Every summer, I notice that a lot of people go on “service trips,” where they spend a relatively short period of time in a foreign, “under-developed,” country, providing some sort of service to the native people. Among my acquaintances this service is usually teaching English, but I know there are other things people do on these trips like building houses and schools.
I find it interesting that so many people are willing to drop everything for x-amount of weekends and pay thousands of dollars to go and serve those less fortunate. I find it interesting because these same people have probably, at least once in their life, walked past a homeless person on the sidewalk without giving them anything. I also find it interesting that these same people are ready and willing to go and teach English in a foreign country, but are probably not too concerned with literacy problems in the US.
I know this isn’t the case with everybody who goes on a service trip. I know there are people who probably give both at home and abroad. And that’s awesome. But I think we need to ask ourselves why we’re so much more willing to give when the giving experience includes a trip to a foreign locale with plenty of activities and sight-seeing trips organized for our enjoyment (I’ve been to the websites; I know that’s how they advertise).
I think at least of part of the reason has to do with receiving praise and attention from others. If you give a homeless woman a dollar, people don’t get too worked up about it. They might say that that was nice of you, but, in reality, they’ll probably just tell you that that woman is going to put that dollar towards buying drugs. However, if you go to an African country (we need to stop referring to Africa like it’s one giant country; it’s a continent, folks) and teach English, people are going to give you all kinds of praise, especially is post pictures on a blog and/or Facebook.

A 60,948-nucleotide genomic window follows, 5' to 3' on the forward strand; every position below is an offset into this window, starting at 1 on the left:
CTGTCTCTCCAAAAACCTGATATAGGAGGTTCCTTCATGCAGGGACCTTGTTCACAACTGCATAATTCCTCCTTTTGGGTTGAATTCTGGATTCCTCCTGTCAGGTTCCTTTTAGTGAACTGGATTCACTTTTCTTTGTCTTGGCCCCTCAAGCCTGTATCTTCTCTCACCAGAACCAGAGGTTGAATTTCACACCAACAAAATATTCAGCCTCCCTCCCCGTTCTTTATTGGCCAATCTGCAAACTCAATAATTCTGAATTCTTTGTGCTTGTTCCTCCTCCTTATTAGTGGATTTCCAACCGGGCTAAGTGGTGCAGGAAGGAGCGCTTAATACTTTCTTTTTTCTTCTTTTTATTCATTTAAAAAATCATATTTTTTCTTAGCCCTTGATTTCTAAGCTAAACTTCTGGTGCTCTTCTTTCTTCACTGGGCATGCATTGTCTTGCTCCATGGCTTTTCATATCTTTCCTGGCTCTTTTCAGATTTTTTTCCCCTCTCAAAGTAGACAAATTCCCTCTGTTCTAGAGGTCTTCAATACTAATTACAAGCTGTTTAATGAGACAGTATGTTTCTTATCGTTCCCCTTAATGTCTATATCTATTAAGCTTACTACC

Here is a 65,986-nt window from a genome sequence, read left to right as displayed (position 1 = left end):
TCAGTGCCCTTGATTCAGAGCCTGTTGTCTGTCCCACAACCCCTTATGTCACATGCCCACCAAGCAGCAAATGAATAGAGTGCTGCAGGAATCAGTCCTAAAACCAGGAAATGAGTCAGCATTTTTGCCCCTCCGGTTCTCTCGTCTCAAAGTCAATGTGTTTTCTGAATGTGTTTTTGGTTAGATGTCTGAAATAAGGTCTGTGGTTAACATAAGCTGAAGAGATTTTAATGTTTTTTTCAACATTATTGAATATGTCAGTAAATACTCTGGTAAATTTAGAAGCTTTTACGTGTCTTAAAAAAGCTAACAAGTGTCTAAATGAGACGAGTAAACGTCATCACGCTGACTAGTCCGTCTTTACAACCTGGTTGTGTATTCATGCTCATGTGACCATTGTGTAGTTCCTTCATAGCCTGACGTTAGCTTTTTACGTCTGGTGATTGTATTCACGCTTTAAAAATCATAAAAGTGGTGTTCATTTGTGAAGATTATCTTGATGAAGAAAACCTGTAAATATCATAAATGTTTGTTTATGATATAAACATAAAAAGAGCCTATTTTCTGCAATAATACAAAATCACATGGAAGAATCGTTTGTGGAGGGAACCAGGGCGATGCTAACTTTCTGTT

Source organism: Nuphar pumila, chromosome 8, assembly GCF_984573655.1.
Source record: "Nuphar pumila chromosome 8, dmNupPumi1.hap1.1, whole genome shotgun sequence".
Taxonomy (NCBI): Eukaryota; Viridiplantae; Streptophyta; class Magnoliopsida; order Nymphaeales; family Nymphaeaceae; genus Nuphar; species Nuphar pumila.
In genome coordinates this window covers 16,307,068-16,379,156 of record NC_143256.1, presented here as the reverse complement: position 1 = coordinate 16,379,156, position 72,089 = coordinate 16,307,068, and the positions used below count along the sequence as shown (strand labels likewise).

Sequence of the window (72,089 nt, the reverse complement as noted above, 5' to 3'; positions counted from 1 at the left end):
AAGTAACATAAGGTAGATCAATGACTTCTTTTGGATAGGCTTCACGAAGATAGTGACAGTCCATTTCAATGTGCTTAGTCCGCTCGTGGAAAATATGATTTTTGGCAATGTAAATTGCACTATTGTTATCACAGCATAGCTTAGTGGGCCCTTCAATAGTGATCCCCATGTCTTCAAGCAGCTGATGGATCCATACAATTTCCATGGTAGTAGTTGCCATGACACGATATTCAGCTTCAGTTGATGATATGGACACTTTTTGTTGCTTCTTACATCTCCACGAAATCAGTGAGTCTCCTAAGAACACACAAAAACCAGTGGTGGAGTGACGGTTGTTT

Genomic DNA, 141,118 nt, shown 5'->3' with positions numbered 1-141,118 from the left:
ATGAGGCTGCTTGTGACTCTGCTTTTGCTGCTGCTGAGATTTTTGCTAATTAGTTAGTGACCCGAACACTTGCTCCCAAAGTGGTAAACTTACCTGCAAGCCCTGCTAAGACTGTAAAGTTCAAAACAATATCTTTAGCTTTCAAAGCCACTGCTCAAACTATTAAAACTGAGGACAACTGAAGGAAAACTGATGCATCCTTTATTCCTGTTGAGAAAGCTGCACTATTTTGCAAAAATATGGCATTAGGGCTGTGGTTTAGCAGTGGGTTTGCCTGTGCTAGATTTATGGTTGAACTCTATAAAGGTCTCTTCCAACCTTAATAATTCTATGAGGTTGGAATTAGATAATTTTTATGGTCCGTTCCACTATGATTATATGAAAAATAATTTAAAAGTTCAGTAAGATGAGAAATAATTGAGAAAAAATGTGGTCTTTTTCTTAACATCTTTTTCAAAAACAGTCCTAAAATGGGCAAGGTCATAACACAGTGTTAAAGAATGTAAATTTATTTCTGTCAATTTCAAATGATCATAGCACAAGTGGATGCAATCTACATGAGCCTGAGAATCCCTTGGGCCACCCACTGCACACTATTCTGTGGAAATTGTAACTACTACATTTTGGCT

I get that, to an extent, traveling to another country is a bigger deal than giving someone on the sidewalk money. There’s a lot more planning and such that goes into the service trip. And I’m not trying to say that going on a service trip is not significant.
I just think more energy needs to be spent focusing on American poverty, malnutrition in America (watch the documentary A Place at the Table; that’s a thing), illiteracy in America. I think foreign service is a lot more appealing because it is foreign and exotic. But imagine what you could do with the 2500 dollars you spent to go on that service trip. You could do so much to help people in the US.
I feel like this is turning into a ‘Merica rant. I’m not one of those. I promise. But I’ve watched some videos recently in which African people specifically are telling everyone to stop pitying them. In the first video, which is now unavailable, unfortunately (I swear I didn’t make it up), a Kenyan man tells a student who asks him what he can do to help Kenyan people that Kenya doesn’t need a savior, America does. The second video is a man focusing on the way Africa is always written about and discussed. I’m sure you could say similar things about other countries frequently visited by service givers.
People go on these trips and talk about the people they served as if they are victims. As if they are absolutely hopeless and wouldn’t have a chance without their benevolence. They often act like they have it all figured out and these natives wouldn’t be able to survive without their Western knowledge. I wonder how much of this service is driven by genuine charity and how much is driven by white supremacy and a desire to Westernize non-Western places. I’m going into conspiracy theory mode, which means it’s probably time to stop.
Anyways, to close. I don’t think service trips are bad things, and I definitely don’t condemn those who choose to go on them. I do, however, find them and the reason people go on them problematic. As always, this is just food for thought, and I would love to hear what y’all think, especially if you have any additions or new angles with which to approach this issue.